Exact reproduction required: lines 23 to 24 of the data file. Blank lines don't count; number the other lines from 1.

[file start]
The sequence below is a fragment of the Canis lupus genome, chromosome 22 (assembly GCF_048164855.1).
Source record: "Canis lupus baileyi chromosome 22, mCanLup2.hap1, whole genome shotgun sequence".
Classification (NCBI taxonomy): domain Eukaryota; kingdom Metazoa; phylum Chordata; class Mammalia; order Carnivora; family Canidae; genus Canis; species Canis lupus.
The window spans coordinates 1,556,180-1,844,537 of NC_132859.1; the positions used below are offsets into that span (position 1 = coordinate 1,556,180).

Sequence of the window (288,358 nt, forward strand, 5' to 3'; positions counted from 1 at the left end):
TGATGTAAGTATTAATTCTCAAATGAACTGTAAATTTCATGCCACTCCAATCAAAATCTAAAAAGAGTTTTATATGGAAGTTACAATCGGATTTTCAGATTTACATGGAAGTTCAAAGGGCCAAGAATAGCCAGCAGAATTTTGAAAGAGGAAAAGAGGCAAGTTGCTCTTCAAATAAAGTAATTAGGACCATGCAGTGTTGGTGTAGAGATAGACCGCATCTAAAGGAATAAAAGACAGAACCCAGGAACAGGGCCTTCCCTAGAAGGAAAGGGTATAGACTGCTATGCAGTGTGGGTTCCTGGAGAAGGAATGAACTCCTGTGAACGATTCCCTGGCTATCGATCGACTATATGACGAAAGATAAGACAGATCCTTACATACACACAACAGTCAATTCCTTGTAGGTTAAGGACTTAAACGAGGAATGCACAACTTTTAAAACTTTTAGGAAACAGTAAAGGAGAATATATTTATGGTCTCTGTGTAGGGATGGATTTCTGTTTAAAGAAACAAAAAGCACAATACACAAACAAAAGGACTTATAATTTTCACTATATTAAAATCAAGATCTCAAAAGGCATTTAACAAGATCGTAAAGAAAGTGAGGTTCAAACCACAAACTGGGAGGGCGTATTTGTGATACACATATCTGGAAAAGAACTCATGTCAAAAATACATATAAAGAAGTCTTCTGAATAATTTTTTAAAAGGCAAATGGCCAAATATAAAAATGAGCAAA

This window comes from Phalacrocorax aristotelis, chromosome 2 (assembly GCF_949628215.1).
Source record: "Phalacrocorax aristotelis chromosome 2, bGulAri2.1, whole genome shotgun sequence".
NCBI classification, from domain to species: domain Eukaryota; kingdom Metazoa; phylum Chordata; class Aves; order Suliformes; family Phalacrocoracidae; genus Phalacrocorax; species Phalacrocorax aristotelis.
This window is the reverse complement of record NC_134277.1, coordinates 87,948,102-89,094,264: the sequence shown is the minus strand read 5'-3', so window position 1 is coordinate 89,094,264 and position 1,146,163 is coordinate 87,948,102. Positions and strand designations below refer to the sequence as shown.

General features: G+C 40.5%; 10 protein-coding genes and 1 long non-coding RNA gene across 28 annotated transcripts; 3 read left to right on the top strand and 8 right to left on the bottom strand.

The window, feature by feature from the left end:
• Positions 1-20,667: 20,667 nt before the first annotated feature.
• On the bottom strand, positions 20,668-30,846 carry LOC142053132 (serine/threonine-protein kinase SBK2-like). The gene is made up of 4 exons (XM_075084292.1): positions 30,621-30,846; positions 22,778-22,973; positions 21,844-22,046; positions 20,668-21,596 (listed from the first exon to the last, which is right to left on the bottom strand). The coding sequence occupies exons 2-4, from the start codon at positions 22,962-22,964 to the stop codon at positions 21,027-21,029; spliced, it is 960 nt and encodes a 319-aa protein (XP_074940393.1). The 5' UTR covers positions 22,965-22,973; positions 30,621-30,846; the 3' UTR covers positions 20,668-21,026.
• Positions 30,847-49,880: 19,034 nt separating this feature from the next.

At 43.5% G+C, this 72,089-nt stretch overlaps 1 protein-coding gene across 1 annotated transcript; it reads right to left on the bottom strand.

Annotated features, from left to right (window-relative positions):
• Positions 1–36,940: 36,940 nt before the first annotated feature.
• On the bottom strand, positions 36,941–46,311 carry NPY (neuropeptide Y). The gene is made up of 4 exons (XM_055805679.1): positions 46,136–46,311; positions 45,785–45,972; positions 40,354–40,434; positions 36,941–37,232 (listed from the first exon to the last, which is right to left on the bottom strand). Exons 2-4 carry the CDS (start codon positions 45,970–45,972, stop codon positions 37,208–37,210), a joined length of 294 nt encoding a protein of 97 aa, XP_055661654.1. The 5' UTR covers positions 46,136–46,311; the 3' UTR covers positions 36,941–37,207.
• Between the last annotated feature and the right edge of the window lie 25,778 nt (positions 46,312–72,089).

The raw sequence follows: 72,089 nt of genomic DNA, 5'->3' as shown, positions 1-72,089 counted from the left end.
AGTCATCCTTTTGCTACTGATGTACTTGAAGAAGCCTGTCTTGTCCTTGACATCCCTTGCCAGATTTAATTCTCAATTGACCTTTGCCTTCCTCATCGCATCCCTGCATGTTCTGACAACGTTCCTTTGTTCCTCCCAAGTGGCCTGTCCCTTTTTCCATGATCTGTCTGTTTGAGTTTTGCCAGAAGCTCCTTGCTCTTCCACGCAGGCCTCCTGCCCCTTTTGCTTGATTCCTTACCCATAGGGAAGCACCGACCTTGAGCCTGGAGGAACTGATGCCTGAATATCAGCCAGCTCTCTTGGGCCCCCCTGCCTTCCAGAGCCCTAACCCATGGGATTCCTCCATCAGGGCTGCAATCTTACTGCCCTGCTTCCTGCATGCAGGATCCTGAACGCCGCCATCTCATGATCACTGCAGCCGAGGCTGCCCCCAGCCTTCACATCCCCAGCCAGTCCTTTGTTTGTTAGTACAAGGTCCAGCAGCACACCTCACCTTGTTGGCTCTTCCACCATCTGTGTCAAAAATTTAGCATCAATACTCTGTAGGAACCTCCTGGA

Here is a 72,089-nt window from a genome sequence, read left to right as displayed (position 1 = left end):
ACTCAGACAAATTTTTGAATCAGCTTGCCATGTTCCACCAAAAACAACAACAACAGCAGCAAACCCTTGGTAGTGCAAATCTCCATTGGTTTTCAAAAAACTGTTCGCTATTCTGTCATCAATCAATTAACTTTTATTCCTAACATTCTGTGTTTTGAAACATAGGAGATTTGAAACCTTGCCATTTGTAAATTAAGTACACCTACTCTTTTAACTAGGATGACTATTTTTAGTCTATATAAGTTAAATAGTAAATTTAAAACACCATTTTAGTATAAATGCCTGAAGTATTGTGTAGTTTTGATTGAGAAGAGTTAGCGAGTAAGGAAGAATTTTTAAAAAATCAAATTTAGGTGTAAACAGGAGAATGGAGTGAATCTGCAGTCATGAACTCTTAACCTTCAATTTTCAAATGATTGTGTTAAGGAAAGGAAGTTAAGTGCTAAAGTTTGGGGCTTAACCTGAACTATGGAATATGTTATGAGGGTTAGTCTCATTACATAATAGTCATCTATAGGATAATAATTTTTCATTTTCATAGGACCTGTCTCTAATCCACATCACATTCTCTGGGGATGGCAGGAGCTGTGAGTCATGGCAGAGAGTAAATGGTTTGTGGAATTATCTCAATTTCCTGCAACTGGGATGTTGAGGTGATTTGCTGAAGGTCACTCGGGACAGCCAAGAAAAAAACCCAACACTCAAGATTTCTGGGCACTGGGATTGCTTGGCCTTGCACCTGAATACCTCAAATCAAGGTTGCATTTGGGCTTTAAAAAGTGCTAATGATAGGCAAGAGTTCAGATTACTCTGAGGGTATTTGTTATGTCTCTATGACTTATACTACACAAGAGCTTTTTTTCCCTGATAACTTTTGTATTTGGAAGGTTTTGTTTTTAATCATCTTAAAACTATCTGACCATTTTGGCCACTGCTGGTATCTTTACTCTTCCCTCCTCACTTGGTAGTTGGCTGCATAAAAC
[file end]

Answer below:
Here is a 72,089-nt window from a genome sequence, read left to right as displayed (position 1 = left end):
ACTCAGACAAATTTTTGAATCAGCTTGCCATGTTCCACCAAAAACAACAACAACAGCAGCAAACCCTTGGTAGTGCAAATCTCCATTGGTTTTCAAAAAACTGTTCGCTATTCTGTCATCAATCAATTAACTTTTATTCCTAACATTCTGTGTTTTGAAACATAGGAGATTTGAAACCTTGCCATTTGTAAATTAAGTACACCTACTCTTTTAACTAGGATGACTATTTTTAGTCTATATAAGTTAAATAGTAAATTTAAAACACCATTTTAGTATAAATGCCTGAAGTATTGTGTAGTTTTGATTGAGAAGAGTTAGCGAGTAAGGAAGAATTTTTAAAAAATCAAATTTAGGTGTAAACAGGAGAATGGAGTGAATCTGCAGTCATGAACTCTTAACCTTCAATTTTCAAATGATTGTGTTAAGGAAAGGAAGTTAAGTGCTAAAGTTTGGGGCTTAACCTGAACTATGGAATATGTTATGAGGGTTAGTCTCATTACATAATAGTCATCTATAGGATAATAATTTTTCATTTTCATAGGACCTGTCTCTAATCCACATCACATTCTCTGGGGATGGCAGGAGCTGTGAGTCATGGCAGAGAGTAAATGGTTTGTGGAATTATCTCAATTTCCTGCAACTGGGATGTTGAGGTGATTTGCTGAAGGTCACTCGGGACAGCCAAGAAAAAAACCCAACACTCAAGATTTCTGGGCACTGGGATTGCTTGGCCTTGCACCTGAATACCTCAAATCAAGGTTGCATTTGGGCTTTAAAAAGTGCTAATGATAGGCAAGAGTTCAGATTACTCTGAGGGTATTTGTTATGTCTCTATGACTTATACTACACAAGAGCTTTTTTTCCCTGATAACTTTTGTATTTGGAAGGTTTTGTTTTTAATCATCTTAAAACTATCTGACCATTTTGGCCACTGCTGGTATCTTTACTCTTCCCTCCTCACTTGGTAGTTGGCTGCATAAAAC